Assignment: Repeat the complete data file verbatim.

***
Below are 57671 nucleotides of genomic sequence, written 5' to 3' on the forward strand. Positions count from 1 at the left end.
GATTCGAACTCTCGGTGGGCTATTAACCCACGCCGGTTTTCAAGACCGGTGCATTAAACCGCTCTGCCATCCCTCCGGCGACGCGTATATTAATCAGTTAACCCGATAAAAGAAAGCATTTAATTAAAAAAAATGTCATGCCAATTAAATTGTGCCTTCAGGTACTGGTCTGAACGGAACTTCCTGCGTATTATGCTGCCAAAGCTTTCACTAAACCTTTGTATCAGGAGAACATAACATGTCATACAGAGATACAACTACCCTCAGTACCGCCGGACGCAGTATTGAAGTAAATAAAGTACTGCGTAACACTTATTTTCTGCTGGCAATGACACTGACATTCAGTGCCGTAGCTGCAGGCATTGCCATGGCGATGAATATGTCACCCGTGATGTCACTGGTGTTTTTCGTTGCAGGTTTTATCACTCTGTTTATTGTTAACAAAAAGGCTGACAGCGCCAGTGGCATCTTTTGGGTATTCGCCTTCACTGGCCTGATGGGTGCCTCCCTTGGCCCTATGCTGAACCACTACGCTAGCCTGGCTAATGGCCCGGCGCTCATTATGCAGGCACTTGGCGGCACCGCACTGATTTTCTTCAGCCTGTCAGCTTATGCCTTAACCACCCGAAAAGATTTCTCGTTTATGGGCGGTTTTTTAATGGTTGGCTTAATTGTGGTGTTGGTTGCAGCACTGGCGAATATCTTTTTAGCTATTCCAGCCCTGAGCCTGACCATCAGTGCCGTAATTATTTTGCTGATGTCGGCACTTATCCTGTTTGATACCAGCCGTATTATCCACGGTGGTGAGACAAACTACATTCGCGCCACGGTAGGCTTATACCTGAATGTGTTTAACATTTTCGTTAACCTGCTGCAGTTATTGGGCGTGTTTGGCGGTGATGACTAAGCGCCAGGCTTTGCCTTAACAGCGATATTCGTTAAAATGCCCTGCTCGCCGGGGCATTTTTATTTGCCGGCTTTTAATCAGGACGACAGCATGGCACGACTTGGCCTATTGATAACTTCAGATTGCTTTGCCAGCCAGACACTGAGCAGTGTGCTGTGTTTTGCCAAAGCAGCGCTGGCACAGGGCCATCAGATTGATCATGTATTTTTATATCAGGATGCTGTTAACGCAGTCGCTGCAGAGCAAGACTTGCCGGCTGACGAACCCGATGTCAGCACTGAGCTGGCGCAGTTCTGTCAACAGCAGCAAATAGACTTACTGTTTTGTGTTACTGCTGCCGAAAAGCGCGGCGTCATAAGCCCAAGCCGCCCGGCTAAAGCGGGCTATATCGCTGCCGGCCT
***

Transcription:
Below are 57671 nucleotides of genomic sequence, written 5' to 3' on the forward strand. Positions count from 1 at the left end.
GATTCGAACTCTCGGTGGGCTATTAACCCACGCCGGTTTTCAAGACCGGTGCATTAAACCGCTCTGCCATCCCTCCGGCGACGCGTATATTAATCAGTTAACCCGATAAAAGAAAGCATTTAATTAAAAAAAATGTCATGCCAATTAAATTGTGCCTTCAGGTACTGGTCTGAACGGAACTTCCTGCGTATTATGCTGCCAAAGCTTTCACTAAACCTTTGTATCAGGAGAACATAACATGTCATACAGAGATACAACTACCCTCAGTACCGCCGGACGCAGTATTGAAGTAAATAAAGTACTGCGTAACACTTATTTTCTGCTGGCAATGACACTGACATTCAGTGCCGTAGCTGCAGGCATTGCCATGGCGATGAATATGTCACCCGTGATGTCACTGGTGTTTTTCGTTGCAGGTTTTATCACTCTGTTTATTGTTAACAAAAAGGCTGACAGCGCCAGTGGCATCTTTTGGGTATTCGCCTTCACTGGCCTGATGGGTGCCTCCCTTGGCCCTATGCTGAACCACTACGCTAGCCTGGCTAATGGCCCGGCGCTCATTATGCAGGCACTTGGCGGCACCGCACTGATTTTCTTCAGCCTGTCAGCTTATGCCTTAACCACCCGAAAAGATTTCTCGTTTATGGGCGGTTTTTTAATGGTTGGCTTAATTGTGGTGTTGGTTGCAGCACTGGCGAATATCTTTTTAGCTATTCCAGCCCTGAGCCTGACCATCAGTGCCGTAATTATTTTGCTGATGTCGGCACTTATCCTGTTTGATACCAGCCGTATTATCCACGGTGGTGAGACAAACTACATTCGCGCCACGGTAGGCTTATACCTGAATGTGTTTAACATTTTCGTTAACCTGCTGCAGTTATTGGGCGTGTTTGGCGGTGATGACTAAGCGCCAGGCTTTGCCTTAACAGCGATATTCGTTAAAATGCCCTGCTCGCCGGGGCATTTTTATTTGCCGGCTTTTAATCAGGACGACAGCATGGCACGACTTGGCCTATTGATAACTTCAGATTGCTTTGCCAGCCAGACACTGAGCAGTGTGCTGTGTTTTGCCAAAGCAGCGCTGGCACAGGGCCATCAGATTGATCATGTATTTTTATATCAGGATGCTGTTAACGCAGTCGCTGCAGAGCAAGACTTGCCGGCTGACGAACCCGATGTCAGCACTGAGCTGGCGCAGTTCTGTCAACAGCAGCAAATAGACTTACTGTTTTGTGTTACTGCTGCCGAAAAGCGCGGCGTCATAAGCCCAAGCCGCCCGGCTAAAGCGGGCTATATCGCTGCCGGCCT